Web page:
Memory 1 is set to XAVC S HD, 120p 100M.  This is my extreme slow motion mode.  I sometimes use it if I need more reach as the camera crops in 2.2 times.  It's a huge crop.  It changes my 10-18mm E-Mount lens into a more useable 22-40mm.  The camera also goes into Program mode on this setting.

Gamma, Gamut and LUTS
Gamma refers to how the camera treats the difference between the dark and the light areas of the image, and Gamut refers to the range of colors available.  A LUT (Look Up Table) converts the gamma and gamut into a 'look', in this case, a 'film look'.  To a newbie, Sony offers a bewildering choice of Gammas and Gamuts.  I scoured the internet, keeping an eye out for looks that I liked, tried out the ones I liked, and decided on one which worked best for my workflow in my video editor, Final Cut Pro X.  I use Cine2 Gamma, S-Gamut3.Cine, with the Detail (Sharpening) at -7 in conjunction with FilmConvert LUTs.  Technically, you don't need to use a LUT, but I found a yellow/green cast in my footage that was difficult to correct.  Initially, I thought this was due to the use of Auto White Balance, unfortunately, that was the color that came out of this camera.  The good news is that LUTs, like the ones used by FilmConvert, are able to take color and gamma information and, quite easily, convert it into something pleasing.

Test Settings and Grading Sony A7sii from Kenneth Koh on Vimeo.

I find the built-in mics to be be pretty good for capturing ambient sound, and use these settings in general.
Audio Recording Level 20
Wind Noise Reduction Off

These are the settings that I'm using now.  I hope this was useful to get you started in setting up your own Camera.

Monday, February 29, 2016

Free Online Filmmakers Seminar

The world's largest free online event for filmmakers is happening in less than 24 hours.  I signed on a week ago, which means I've been getting a weeks worth of spam email... Seriously though, I've only gotten about an email a day, 'encouraging' me to sign up for their paid program.

The program looks legit, so it's worth the hassle.  Check it out at

If you remember Brandon Li, whom I interviewed a while back, he's one of the filmmaker's contributing to the seminar.

Saturday, February 20, 2016

Accessories for the Adventure Shooter's Sony A7s MkII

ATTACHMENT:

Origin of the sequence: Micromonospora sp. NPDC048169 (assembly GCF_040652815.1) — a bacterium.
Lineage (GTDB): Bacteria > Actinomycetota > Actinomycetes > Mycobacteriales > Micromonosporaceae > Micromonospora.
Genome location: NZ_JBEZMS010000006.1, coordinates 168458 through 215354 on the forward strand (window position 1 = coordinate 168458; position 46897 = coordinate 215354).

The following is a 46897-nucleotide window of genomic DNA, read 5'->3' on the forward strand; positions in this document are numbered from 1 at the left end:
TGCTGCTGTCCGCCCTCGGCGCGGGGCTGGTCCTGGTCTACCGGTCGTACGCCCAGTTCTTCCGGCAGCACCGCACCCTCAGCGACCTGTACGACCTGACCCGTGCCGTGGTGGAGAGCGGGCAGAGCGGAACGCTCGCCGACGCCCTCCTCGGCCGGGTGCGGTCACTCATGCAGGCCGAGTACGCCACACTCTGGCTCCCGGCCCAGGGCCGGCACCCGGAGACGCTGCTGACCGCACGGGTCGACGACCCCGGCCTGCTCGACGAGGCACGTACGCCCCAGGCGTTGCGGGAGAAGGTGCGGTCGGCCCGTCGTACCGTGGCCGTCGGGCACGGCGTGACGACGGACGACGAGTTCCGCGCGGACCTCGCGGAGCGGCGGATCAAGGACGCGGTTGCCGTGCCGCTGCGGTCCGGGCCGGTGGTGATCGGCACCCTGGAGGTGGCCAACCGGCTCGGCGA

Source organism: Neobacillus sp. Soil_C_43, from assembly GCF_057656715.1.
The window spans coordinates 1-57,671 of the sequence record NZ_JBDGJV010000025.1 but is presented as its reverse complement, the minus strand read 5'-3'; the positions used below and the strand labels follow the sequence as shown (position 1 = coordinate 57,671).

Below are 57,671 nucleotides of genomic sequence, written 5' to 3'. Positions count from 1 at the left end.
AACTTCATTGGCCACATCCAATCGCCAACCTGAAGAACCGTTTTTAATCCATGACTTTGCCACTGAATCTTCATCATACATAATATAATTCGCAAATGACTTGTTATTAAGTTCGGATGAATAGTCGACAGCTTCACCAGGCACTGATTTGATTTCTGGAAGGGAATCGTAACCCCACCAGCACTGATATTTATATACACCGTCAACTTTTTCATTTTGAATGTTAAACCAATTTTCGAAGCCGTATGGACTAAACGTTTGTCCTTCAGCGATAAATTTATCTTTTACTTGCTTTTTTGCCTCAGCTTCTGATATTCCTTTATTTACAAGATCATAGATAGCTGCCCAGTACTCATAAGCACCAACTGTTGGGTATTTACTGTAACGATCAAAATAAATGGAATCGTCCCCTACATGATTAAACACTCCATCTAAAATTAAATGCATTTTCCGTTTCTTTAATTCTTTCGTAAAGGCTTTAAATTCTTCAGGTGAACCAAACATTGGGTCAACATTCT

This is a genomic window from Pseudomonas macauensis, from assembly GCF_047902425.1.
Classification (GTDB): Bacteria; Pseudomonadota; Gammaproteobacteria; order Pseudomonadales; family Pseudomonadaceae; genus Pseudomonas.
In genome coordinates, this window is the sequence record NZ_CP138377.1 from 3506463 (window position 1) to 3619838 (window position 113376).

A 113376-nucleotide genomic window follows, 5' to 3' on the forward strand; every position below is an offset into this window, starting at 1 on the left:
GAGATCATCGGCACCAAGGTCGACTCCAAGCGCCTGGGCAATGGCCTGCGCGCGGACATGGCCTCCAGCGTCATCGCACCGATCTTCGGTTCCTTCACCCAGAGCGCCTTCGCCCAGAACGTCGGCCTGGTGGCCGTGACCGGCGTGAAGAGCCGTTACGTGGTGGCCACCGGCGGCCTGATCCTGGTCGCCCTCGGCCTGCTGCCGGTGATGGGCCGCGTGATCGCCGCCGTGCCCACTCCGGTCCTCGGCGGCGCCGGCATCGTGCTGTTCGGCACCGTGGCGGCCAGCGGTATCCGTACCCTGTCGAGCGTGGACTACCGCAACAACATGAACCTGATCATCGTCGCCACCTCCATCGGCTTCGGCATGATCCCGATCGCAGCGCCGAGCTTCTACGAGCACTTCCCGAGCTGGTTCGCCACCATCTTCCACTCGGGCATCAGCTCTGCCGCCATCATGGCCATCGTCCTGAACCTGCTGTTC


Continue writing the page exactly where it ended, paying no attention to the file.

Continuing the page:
Here are some accessories that I use for my Sony a7sii, but could work for any alpha a7, a7r, a7s mk1 or mk2 adventure shooting kit.  Some, like the SDXC Memory Cards and a Screen Protector, are what I'd consider to be 'must haves', the others are nice to have.

64GB SDXC Memory Card
I know I read this somewhere before buying my camera, but in the excitement, I forgot all about it and as a result, could not shoot 4K video until I went back to the store to buy new SD cards. Take note that SDXC cards of at least 64GB size are required, the the memory cards from your last camera might not work.  I thought the Sony's were best 'bang for buck' and that I wouldn't have to worry about compatibility issues, and got 2 Sony Class 10 UHS-1/U3 SDXC up to 95MB/s Memory Card in 128GB size.

Extra Battery
For adventure or expedition shooting, you probably won't go through as many batteries as say, a wedding shooter.  The Camera does come with 2 batteries in the box, and although I've yet to go through more than 2 batteries in a day of shooting, it's worth picking up a 3rd battery as a spare.  I stopped using 3rd party batteries and only recommend using original Sony NP-FW50 batteries for consistent performance.  Sometimes, there's a deal from Sony to purchase an extra battery when you buy your camera.  Be aware that there are fake batteries circulating in the market.

Mindshift GP2
Mindshift GP2
I keep my memory cards and batteries in a MindShift GP2. It's made for Gopro accessories, but will hold 2 SDXC memory cards and 2 Sony NP-FW50 batteries.  I number my batteries and cards, and the clear holder allows me to see which card/battery is next up to cycle.  It's lightweight and allows me to secure way to store and organize those essentials.

LCD Screen Protector
Before you take the camera out of the box, put an LCD Screen Protector on it.  I had mine for just a day before I went back to the store to put a screen protector on, and the screen was already scuffed.

Peak Designs Leash Camera Strap
The Leash, by Peak Designs
Consider the Peak Design Leash Camera Strap.  I frequently take the strap off so it doesn't interfere with me moving the camera around and either snagging (hence ruining the shot) or making some kind of noise that will interfere with the built in camera microphone.  I'm used to homemade solutions, but the Leash is the best, lightest and most adjustable design I've seen, and will allow you attach their 'anchors' directly to the camera lugs, thereby eliminating the need for the triangular mounts, which could be a potential source of noise as well.  I also bought their Standard Plate, so I could attach the strap to the plate and have the camera over my shoulder hanging lens down, a much more ergonomic position.  Note that the strap is thin, and may not be the most comfortable for heavier setups.